3D-Printed Guns Get A Shot In The Arm

By on July 23, 2018

July 23, 2018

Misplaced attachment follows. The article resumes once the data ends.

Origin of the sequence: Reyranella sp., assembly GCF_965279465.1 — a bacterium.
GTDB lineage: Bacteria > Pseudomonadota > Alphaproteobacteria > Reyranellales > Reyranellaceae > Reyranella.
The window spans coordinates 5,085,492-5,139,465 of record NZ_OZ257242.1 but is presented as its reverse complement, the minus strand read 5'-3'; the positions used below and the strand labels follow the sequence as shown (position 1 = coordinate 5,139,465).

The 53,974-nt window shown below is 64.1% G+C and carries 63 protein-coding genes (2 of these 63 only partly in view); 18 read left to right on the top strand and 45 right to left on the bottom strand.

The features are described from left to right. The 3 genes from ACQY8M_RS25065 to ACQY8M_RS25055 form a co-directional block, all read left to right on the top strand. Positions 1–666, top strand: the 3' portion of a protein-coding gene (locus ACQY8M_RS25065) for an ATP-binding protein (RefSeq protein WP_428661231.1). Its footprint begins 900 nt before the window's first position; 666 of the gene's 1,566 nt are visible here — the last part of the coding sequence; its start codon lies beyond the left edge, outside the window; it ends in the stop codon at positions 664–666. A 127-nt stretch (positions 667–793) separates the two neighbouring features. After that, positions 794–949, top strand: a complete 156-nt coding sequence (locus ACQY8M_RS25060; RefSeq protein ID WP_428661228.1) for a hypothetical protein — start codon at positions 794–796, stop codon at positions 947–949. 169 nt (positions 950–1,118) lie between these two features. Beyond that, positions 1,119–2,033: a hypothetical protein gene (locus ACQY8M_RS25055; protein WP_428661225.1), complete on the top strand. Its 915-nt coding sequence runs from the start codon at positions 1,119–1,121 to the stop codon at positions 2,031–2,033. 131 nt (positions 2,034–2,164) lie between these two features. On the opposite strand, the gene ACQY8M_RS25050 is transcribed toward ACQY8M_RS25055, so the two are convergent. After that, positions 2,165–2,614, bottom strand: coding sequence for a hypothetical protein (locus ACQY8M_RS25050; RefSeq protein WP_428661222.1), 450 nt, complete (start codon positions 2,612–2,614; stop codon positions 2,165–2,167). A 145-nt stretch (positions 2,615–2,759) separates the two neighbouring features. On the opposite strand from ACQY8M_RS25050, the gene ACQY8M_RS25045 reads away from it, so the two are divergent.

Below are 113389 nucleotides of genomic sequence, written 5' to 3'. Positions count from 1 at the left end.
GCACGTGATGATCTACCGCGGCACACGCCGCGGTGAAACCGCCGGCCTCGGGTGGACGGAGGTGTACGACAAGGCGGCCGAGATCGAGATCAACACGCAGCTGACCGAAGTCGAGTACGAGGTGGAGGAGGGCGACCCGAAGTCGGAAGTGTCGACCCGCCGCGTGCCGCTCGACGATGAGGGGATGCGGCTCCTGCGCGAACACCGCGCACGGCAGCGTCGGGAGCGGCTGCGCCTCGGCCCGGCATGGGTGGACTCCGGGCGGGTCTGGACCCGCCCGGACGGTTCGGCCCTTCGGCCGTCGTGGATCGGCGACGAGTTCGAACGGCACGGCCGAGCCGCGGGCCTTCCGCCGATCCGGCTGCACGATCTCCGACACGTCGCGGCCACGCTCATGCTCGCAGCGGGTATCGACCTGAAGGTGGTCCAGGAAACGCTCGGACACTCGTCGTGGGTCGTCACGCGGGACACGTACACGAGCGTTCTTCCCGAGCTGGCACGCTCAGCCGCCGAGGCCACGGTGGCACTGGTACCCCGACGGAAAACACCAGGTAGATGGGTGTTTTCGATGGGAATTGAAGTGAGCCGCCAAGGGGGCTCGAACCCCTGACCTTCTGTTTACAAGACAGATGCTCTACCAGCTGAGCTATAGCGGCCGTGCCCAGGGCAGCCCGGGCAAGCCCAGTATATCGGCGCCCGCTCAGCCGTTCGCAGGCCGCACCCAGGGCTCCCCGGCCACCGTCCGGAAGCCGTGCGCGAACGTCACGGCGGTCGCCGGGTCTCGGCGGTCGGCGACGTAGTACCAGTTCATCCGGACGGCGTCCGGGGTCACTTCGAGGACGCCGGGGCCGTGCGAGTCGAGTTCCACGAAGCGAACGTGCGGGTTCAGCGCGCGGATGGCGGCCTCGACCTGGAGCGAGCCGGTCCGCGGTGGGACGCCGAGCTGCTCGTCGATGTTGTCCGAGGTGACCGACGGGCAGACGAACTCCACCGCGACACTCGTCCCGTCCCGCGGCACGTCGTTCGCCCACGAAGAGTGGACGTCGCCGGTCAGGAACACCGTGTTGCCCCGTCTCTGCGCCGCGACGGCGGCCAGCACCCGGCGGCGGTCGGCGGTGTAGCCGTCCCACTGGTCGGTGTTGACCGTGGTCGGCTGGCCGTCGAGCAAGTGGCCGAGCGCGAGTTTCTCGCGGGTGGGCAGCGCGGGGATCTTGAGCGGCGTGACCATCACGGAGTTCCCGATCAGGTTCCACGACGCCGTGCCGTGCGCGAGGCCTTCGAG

The U.S. government has settled a case brought by Cody Wilson, a law school student who sued after being forced to take down internet instructions on how to 3D-print a gun. Under the terms of the settlement, Wilson is now free to post the instructions and the government will pay $40,000 of his legal expenses, according to an article in the New York Times, which obtained a copy of the settlement agreement from Wilson. The willingness of the government to settle the case has alarmed gun control advocates and caused some suspicion that the Trump administration influenced the decision to settle, according to the Times, and critics are attempting to obtain documents that might clarify that question. The matter goes back to 2013, when Wilson successfully printed a “mostly plastic handgun” and then posted online blueprints. They were downloaded more than 100,000 times in a few days before the State Department demanded he take them down, claiming they violated export restrictions. Wilson at the time was a law student at the University of Texas in Austin, and a recent profile in the Texas Observer depicts him as a bit of an oddball who has adopted Austin as his home and attached himself to a website called Brave New Books, formerly an Austin bookstore. Brave New Books is known for its partiality to conspiracy theories, and has a “special relationship” to the noted theorist Alex Jones, according to the Observer. How much difference will this settlement make in terms of increasing the availability of firearms in the U.S.? It depends on who you ask, but when it comes to 3D gun printing, many people have the wrong idea, according to an article on the website 3DPrinting.com. “While 3D printing technology is certainly sophisticated, the full capabilities of 3D printing are often wildly misrepresented,” according to the author. Most 3D printers, he writes, layer down an artifact out of one or another kind of thermoplastic, each of which has its limitations, and while there are also 3D printers that work in metal, they are very expensive and it would be easier and a lot cheaper to buy a gun on the street. That’s not necessarily true, however, if you happen to be a felon or someone otherwise restricted from gun purchase, as one of the many comments to this article points out, and 3D printing continues to get cheaper and more sophisticated.

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